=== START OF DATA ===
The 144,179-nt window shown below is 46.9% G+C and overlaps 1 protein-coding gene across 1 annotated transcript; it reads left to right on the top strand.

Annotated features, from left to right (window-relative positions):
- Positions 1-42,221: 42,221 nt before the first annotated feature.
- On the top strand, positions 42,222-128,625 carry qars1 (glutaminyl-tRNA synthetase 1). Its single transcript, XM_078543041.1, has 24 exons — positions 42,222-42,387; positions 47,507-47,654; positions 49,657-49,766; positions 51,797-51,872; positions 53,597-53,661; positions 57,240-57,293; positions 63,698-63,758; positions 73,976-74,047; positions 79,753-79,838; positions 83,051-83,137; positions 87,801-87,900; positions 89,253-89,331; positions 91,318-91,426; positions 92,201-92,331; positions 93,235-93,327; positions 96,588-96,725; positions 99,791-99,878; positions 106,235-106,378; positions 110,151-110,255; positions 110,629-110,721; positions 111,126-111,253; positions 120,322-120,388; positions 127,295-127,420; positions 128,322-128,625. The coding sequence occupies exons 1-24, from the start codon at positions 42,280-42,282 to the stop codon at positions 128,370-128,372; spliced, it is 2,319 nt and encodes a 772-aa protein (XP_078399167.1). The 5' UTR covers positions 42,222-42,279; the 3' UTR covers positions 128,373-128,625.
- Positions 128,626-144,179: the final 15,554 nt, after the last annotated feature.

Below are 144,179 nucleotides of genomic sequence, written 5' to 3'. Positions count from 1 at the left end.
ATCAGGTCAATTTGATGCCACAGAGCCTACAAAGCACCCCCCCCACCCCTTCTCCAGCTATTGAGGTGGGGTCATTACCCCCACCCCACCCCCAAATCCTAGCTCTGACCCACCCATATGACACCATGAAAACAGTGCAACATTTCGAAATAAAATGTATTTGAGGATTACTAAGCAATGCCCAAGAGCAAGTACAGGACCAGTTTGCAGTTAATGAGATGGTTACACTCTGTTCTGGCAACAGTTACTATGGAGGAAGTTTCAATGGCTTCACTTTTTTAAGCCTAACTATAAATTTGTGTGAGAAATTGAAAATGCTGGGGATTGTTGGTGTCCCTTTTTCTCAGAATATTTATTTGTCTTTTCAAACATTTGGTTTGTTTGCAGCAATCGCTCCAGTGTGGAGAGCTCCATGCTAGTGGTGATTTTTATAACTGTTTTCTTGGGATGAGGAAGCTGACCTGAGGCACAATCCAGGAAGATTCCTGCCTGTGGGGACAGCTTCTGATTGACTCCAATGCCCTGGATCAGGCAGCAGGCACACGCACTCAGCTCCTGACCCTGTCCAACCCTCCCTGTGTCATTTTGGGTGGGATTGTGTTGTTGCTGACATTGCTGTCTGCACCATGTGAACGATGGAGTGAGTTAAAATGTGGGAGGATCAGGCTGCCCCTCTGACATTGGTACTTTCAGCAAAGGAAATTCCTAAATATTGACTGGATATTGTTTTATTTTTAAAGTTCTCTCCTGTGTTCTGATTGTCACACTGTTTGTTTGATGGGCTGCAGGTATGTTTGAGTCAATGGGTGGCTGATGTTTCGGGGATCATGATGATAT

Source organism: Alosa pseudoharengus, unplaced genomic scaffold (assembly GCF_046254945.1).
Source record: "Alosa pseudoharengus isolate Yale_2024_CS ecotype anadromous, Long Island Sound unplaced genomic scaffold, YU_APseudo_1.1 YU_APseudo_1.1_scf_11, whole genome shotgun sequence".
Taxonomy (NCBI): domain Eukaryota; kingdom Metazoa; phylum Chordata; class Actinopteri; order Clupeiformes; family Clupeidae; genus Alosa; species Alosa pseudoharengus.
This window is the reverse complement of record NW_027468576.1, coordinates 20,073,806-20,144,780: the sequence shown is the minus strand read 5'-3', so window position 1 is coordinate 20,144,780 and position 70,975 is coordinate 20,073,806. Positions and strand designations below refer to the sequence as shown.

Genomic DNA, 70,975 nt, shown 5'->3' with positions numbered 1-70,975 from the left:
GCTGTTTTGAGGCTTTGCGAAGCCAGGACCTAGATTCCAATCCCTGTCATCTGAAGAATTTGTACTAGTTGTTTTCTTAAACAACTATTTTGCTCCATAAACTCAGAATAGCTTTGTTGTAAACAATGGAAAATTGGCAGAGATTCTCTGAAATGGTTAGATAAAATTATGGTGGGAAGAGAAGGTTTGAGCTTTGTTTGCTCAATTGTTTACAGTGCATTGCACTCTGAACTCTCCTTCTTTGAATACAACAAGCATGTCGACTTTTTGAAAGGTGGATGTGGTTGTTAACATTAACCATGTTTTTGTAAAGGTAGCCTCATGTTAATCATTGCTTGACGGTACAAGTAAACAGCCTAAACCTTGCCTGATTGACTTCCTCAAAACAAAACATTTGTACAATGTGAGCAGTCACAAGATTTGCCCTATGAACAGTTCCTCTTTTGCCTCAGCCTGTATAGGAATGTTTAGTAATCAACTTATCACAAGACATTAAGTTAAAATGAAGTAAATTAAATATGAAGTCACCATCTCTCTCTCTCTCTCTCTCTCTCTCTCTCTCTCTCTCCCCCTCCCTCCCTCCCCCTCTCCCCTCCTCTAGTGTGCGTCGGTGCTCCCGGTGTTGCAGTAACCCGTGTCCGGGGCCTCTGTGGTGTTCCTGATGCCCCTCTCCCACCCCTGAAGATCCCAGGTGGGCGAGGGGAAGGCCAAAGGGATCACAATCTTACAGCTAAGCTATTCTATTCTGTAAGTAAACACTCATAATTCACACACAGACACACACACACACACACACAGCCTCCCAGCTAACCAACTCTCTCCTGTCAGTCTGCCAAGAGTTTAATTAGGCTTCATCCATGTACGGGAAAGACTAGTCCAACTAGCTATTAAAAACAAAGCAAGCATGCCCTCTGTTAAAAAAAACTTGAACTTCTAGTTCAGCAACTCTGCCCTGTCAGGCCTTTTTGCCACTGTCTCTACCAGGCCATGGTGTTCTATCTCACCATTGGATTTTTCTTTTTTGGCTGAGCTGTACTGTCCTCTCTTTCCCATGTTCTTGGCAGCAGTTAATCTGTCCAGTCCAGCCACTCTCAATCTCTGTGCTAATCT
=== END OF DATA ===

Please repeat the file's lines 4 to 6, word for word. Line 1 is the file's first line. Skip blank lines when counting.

- On the top strand, positions 42,222-128,625 carry qars1 (glutaminyl-tRNA synthetase 1). Its single transcript, XM_078543041.1, has 24 exons — positions 42,222-42,387; positions 47,507-47,654; positions 49,657-49,766; positions 51,797-51,872; positions 53,597-53,661; positions 57,240-57,293; positions 63,698-63,758; positions 73,976-74,047; positions 79,753-79,838; positions 83,051-83,137; positions 87,801-87,900; positions 89,253-89,331; positions 91,318-91,426; positions 92,201-92,331; positions 93,235-93,327; positions 96,588-96,725; positions 99,791-99,878; positions 106,235-106,378; positions 110,151-110,255; positions 110,629-110,721; positions 111,126-111,253; positions 120,322-120,388; positions 127,295-127,420; positions 128,322-128,625. The coding sequence occupies exons 1-24, from the start codon at positions 42,280-42,282 to the stop codon at positions 128,370-128,372; spliced, it is 2,319 nt and encodes a 772-aa protein (XP_078399167.1). The 5' UTR covers positions 42,222-42,279; the 3' UTR covers positions 128,373-128,625.
- Positions 128,626-144,179: the final 15,554 nt, after the last annotated feature.

Below are 144,179 nucleotides of genomic sequence, written 5' to 3'. Positions count from 1 at the left end.